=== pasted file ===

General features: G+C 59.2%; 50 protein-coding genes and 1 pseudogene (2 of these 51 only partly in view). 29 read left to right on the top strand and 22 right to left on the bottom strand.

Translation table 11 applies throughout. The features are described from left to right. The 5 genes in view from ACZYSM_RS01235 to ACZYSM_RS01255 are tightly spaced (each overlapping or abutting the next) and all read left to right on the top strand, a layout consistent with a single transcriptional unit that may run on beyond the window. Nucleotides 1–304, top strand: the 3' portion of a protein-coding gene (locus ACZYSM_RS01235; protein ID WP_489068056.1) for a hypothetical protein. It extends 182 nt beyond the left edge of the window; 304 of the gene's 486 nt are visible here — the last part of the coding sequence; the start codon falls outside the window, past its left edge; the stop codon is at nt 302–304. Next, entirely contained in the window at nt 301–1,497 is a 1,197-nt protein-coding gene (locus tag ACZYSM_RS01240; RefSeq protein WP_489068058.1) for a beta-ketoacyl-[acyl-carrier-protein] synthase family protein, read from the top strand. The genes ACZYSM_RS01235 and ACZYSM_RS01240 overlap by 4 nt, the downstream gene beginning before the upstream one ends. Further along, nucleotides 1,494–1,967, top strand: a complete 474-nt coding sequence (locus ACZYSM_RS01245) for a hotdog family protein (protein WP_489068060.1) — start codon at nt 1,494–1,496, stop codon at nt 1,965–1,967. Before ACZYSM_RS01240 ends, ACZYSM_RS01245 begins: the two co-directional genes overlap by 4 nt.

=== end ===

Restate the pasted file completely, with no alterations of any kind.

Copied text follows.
General features: G+C 59.2%; 50 protein-coding genes and 1 pseudogene (2 of these 51 only partly in view). 29 read left to right on the top strand and 22 right to left on the bottom strand.

Translation table 11 applies throughout. The features are described from left to right. The 5 genes in view from ACZYSM_RS01235 to ACZYSM_RS01255 are tightly spaced (each overlapping or abutting the next) and all read left to right on the top strand, a layout consistent with a single transcriptional unit that may run on beyond the window. Nucleotides 1–304, top strand: the 3' portion of a protein-coding gene (locus ACZYSM_RS01235; protein ID WP_489068056.1) for a hypothetical protein. It extends 182 nt beyond the left edge of the window; 304 of the gene's 486 nt are visible here — the last part of the coding sequence; the start codon falls outside the window, past its left edge; the stop codon is at nt 302–304. Next, entirely contained in the window at nt 301–1,497 is a 1,197-nt protein-coding gene (locus tag ACZYSM_RS01240; RefSeq protein WP_489068058.1) for a beta-ketoacyl-[acyl-carrier-protein] synthase family protein, read from the top strand. The genes ACZYSM_RS01235 and ACZYSM_RS01240 overlap by 4 nt, the downstream gene beginning before the upstream one ends. Further along, nucleotides 1,494–1,967, top strand: a complete 474-nt coding sequence (locus ACZYSM_RS01245) for a hotdog family protein (protein WP_489068060.1) — start codon at nt 1,494–1,496, stop codon at nt 1,965–1,967. Before ACZYSM_RS01240 ends, ACZYSM_RS01245 begins: the two co-directional genes overlap by 4 nt.